FORT KNOX, KY. — “Be flexible and be ready for anything,” said Cadet Zaw Aung, from the University of Pittsburgh, “you have no idea where anyone is coming from.”
The Field Leader Reaction Course (FLRC) helps prepare Cadets for this. During their third day at Cadet Summer Training, Cadets had to overcome six different obstacles at FLRC. They were given 17 minutes for each of the obstacles they faced.
During this training, Cadets learn how to lead effectively or listen to the squad member in charge.
Cadet Thomas Booth, from Ohio University, said that the obstacles, “are meant to hinder you and make you think on your feet.” Some obstacles have ammo cans and rope or even a casualty that they have to get across the course.
According to Booth, Cadets learn how to communicate and work as a whole while under pressure. He said Cadets are made to think outside the box, too. It shows the importance of communication in leaders.
“I think the most important thing is to listen to your peers and take what they have and try to sift through to try and find what is good and what is not and use their input to get the work done,” said Booth, “because you cannot do it by yourself.”
It is important for Cadets to keep track of their time so that the Squad can get everyone across before time is up, according to Booth.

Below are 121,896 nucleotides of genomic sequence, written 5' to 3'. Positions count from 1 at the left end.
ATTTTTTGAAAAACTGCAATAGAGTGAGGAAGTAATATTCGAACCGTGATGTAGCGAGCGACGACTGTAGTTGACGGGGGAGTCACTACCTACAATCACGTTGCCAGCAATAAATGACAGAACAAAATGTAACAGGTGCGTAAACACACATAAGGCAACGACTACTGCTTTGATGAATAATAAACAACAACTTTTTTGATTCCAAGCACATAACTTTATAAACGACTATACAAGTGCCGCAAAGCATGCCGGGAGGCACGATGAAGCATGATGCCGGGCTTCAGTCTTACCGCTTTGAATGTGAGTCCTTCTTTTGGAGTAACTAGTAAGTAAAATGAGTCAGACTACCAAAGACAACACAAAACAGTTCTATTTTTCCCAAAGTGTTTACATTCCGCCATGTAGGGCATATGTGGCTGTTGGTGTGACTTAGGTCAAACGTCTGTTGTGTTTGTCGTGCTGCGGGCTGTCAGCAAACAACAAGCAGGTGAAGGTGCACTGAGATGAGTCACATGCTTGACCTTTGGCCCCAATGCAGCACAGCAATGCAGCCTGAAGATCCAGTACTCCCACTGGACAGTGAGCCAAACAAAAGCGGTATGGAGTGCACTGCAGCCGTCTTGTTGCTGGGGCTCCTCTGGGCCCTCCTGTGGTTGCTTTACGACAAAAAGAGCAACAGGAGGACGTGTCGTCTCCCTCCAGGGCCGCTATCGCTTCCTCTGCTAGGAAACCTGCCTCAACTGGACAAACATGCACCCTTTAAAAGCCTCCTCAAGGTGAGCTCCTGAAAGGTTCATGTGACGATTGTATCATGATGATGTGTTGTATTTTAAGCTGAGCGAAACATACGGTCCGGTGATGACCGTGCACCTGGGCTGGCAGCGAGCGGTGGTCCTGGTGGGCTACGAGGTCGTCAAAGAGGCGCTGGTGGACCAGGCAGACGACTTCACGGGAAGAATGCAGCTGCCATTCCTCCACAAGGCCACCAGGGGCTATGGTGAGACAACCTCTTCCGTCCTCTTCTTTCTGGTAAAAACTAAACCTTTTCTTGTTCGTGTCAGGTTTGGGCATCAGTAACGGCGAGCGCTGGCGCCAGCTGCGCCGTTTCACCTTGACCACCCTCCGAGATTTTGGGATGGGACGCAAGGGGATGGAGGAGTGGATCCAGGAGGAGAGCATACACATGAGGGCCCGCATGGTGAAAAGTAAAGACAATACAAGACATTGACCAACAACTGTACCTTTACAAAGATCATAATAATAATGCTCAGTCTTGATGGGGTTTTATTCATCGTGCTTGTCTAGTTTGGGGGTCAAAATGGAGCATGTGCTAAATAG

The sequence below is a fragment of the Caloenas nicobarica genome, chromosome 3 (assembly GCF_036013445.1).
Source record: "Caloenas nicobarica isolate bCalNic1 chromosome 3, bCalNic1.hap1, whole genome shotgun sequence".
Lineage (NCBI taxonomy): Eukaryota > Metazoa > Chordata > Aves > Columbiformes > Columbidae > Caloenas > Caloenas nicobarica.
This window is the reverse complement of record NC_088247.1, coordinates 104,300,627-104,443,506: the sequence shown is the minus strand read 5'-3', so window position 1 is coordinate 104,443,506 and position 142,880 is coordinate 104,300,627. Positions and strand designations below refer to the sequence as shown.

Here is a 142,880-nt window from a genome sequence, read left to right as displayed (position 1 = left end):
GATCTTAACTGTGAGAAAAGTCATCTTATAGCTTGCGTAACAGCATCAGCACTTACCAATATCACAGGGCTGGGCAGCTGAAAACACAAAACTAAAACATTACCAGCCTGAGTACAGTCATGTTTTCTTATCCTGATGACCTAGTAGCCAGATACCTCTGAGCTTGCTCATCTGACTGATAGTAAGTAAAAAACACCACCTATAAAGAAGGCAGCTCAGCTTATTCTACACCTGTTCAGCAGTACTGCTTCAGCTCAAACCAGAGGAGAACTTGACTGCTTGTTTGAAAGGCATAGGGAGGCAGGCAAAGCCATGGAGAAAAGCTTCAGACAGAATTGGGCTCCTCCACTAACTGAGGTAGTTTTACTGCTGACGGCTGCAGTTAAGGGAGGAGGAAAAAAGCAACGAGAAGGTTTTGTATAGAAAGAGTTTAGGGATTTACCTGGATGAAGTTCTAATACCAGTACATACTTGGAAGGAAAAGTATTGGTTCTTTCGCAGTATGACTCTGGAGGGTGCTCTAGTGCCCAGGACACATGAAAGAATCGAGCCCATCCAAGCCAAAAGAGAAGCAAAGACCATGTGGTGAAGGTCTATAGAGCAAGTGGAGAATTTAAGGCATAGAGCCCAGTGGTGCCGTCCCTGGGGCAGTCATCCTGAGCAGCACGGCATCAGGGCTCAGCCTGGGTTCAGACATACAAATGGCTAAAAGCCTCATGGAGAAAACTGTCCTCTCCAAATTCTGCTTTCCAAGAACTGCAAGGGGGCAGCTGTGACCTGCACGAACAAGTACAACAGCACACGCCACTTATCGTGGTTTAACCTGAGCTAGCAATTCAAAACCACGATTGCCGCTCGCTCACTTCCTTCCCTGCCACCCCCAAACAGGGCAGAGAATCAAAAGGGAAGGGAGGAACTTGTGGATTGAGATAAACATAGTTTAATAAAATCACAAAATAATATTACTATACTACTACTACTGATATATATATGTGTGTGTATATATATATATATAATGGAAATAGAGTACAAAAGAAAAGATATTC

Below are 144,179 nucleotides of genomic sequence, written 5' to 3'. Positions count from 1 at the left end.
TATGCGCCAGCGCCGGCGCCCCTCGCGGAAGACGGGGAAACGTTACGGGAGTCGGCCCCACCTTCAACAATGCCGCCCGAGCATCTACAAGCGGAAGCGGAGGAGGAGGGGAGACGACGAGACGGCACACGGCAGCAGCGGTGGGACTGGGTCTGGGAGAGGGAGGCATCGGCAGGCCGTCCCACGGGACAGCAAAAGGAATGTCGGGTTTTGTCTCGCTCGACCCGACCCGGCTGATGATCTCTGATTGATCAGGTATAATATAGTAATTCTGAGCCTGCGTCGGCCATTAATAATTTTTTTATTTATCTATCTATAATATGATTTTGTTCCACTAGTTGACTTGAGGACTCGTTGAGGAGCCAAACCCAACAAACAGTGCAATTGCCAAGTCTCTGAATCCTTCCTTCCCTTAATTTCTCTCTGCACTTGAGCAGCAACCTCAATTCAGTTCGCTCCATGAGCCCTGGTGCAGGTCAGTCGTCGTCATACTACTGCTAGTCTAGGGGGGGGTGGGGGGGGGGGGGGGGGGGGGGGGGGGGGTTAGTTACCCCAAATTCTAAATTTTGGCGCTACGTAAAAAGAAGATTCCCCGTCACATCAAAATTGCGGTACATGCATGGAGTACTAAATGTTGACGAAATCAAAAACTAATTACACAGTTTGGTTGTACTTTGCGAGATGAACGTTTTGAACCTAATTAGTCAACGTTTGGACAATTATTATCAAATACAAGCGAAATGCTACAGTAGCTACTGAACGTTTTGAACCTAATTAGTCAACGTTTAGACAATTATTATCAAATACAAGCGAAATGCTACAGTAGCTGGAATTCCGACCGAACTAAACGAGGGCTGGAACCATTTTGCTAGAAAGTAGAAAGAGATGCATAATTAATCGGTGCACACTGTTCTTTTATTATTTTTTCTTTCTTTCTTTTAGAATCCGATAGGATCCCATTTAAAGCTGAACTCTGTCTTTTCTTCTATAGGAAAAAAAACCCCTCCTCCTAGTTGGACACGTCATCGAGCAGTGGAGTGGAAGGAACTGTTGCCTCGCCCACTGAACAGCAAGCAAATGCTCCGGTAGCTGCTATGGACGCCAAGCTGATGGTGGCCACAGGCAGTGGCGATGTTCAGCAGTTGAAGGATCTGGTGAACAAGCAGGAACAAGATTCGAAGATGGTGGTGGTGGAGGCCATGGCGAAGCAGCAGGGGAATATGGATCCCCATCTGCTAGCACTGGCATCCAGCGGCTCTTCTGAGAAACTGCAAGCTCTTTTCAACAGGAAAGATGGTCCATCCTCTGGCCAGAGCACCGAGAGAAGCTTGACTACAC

“It takes a village to accomplish this kind of goal,” said Cadet Nicholas Kolb, from the University of South Alabama, “Just work together and stay calm.”
Kolb also said that it is significant to listen before you speak.
He mentioned how being a leader also means admitting when you do not know the answer, sometimes you have to look to others for help.
Kolb said having a team full of people with Type A personalities can be difficult since everyone wants to lead.
“When in charge, be in charge, but also be prepared to step up and make a decision yourself [if need be].” Kolb said.
“[FLRC] offers [Cadets] a chance to work together, build leadership and learn communication properties and learn about what it is like for them to be the best leader that they possibly can,” said Staff Sgt. Stephen Shelton who was in charge of the Elevation obstacle.
Shelton continued by saying, “It helps the Cadets build cohesion together. It is a way for Cadets to learn how to get task oriented on goals.”